Police reports in domestic violence cases will be off-limits to the public under a little-noticed measure sent to the governor’s desk early Friday.
The passage of the bill, which will also protect the identity of alleged domestic abusers and their victims until a case lands in court, set up an uncomfortable clash between victims’ groups and First Amendment advocates intent on protecting the public’s right to know.
Advocates for the abused, who support the legislation even as they acknowledge critics’ concerns, argue the prospect of news media coverage can dissuade victims from reporting domestic violence.
But free speech groups say the measure will shield abusers, and the police who investigate them, from scrutiny. The bill, they add, will deprive residents of important information about key players in their communities.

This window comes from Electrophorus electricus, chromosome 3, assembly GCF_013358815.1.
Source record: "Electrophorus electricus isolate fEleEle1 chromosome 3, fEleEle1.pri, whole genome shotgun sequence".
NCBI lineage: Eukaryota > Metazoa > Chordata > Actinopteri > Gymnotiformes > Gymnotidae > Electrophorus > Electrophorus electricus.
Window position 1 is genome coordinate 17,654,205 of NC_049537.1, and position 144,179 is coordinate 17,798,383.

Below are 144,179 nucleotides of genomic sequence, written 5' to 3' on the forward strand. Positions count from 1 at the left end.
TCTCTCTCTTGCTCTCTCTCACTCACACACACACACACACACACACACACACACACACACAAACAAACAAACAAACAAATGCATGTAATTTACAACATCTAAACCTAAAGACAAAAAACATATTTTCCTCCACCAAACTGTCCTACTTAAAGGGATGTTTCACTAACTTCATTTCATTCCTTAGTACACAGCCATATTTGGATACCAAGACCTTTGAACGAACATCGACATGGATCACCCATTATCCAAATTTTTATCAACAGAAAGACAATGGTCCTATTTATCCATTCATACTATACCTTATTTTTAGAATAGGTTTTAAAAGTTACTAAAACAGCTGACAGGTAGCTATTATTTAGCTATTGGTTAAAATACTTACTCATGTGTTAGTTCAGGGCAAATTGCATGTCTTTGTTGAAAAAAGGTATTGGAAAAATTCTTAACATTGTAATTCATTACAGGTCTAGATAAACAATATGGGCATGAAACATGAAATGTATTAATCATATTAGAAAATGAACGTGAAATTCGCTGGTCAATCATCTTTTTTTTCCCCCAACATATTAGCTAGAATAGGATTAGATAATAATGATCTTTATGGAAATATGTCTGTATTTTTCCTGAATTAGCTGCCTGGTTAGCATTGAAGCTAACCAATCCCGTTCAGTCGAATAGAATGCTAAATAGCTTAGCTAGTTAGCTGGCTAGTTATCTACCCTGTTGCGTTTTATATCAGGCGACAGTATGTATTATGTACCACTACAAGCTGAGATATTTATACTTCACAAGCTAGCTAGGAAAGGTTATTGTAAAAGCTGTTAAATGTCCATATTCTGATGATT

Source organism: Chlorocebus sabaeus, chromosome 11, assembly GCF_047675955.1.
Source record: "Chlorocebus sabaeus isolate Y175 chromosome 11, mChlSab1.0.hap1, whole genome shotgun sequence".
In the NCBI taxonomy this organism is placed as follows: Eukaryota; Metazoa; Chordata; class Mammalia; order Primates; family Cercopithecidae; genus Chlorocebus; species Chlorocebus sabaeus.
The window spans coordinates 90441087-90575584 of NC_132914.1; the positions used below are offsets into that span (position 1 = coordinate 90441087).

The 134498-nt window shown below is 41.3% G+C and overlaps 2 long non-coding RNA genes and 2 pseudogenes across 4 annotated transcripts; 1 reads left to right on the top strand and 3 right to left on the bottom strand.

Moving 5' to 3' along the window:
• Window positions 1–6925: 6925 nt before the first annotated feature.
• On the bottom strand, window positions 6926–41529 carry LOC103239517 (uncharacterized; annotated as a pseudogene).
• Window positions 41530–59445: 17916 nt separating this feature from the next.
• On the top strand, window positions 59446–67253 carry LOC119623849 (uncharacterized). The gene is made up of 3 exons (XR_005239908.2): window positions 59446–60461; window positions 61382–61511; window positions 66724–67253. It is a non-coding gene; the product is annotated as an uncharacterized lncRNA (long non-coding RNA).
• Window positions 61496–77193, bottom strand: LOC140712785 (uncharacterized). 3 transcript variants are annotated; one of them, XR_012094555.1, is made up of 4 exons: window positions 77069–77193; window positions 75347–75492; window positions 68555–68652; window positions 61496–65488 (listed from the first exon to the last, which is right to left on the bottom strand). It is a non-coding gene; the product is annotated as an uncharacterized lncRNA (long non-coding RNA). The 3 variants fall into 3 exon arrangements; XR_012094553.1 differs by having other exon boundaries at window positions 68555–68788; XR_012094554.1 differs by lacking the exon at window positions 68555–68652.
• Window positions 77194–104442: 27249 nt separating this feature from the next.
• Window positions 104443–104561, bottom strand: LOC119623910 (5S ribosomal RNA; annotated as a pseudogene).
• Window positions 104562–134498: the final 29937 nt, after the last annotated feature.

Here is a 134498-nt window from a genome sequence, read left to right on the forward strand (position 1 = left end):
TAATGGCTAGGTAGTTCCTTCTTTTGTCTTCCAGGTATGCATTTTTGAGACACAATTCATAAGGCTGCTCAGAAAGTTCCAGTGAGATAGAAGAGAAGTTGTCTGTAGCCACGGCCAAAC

“If a teacher, if a coach, if a guidance counselor — any number of public officials — is arrested under these circumstances, that’s something the public has a right to know,” said Robert Ambrogi, executive director of the Massachusetts Newspaper Publishers Association, an industry group that represents newspapers across the state, including The Boston Globe.
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